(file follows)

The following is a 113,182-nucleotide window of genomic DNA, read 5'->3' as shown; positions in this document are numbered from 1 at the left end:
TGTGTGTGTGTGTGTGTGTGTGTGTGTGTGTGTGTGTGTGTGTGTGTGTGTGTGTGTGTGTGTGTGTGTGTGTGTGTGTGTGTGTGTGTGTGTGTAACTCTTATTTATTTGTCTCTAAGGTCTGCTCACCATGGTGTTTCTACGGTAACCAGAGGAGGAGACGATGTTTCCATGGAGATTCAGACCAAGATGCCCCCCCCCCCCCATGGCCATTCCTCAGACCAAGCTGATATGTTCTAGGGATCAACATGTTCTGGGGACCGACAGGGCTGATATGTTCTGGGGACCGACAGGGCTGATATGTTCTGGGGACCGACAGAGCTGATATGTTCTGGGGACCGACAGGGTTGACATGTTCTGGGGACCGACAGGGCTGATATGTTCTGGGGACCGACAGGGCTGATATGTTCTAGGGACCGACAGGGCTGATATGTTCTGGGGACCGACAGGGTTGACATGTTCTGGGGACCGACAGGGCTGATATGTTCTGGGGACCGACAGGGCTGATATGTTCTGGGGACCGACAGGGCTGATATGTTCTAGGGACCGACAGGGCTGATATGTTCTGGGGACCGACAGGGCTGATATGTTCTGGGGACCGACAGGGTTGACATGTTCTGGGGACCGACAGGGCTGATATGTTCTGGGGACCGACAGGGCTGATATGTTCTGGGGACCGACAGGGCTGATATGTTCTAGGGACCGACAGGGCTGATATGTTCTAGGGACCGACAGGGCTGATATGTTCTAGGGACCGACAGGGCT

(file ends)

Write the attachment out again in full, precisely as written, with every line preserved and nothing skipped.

The following is a 113,182-nucleotide window of genomic DNA, read 5'->3' as shown; positions in this document are numbered from 1 at the left end:
TGTGTGTGTGTGTGTGTGTGTGTGTGTGTGTGTGTGTGTGTGTGTGTGTGTGTGTGTGTGTGTGTGTGTGTGTGTGTGTGTGTGTGTGTGTGTGTAACTCTTATTTATTTGTCTCTAAGGTCTGCTCACCATGGTGTTTCTACGGTAACCAGAGGAGGAGACGATGTTTCCATGGAGATTCAGACCAAGATGCCCCCCCCCCCCCATGGCCATTCCTCAGACCAAGCTGATATGTTCTAGGGATCAACATGTTCTGGGGACCGACAGGGCTGATATGTTCTGGGGACCGACAGGGCTGATATGTTCTGGGGACCGACAGAGCTGATATGTTCTGGGGACCGACAGGGTTGACATGTTCTGGGGACCGACAGGGCTGATATGTTCTGGGGACCGACAGGGCTGATATGTTCTAGGGACCGACAGGGCTGATATGTTCTGGGGACCGACAGGGTTGACATGTTCTGGGGACCGACAGGGCTGATATGTTCTGGGGACCGACAGGGCTGATATGTTCTGGGGACCGACAGGGCTGATATGTTCTAGGGACCGACAGGGCTGATATGTTCTGGGGACCGACAGGGCTGATATGTTCTGGGGACCGACAGGGTTGACATGTTCTGGGGACCGACAGGGCTGATATGTTCTGGGGACCGACAGGGCTGATATGTTCTGGGGACCGACAGGGCTGATATGTTCTAGGGACCGACAGGGCTGATATGTTCTAGGGACCGACAGGGCTGATATGTTCTAGGGACCGACAGGGCT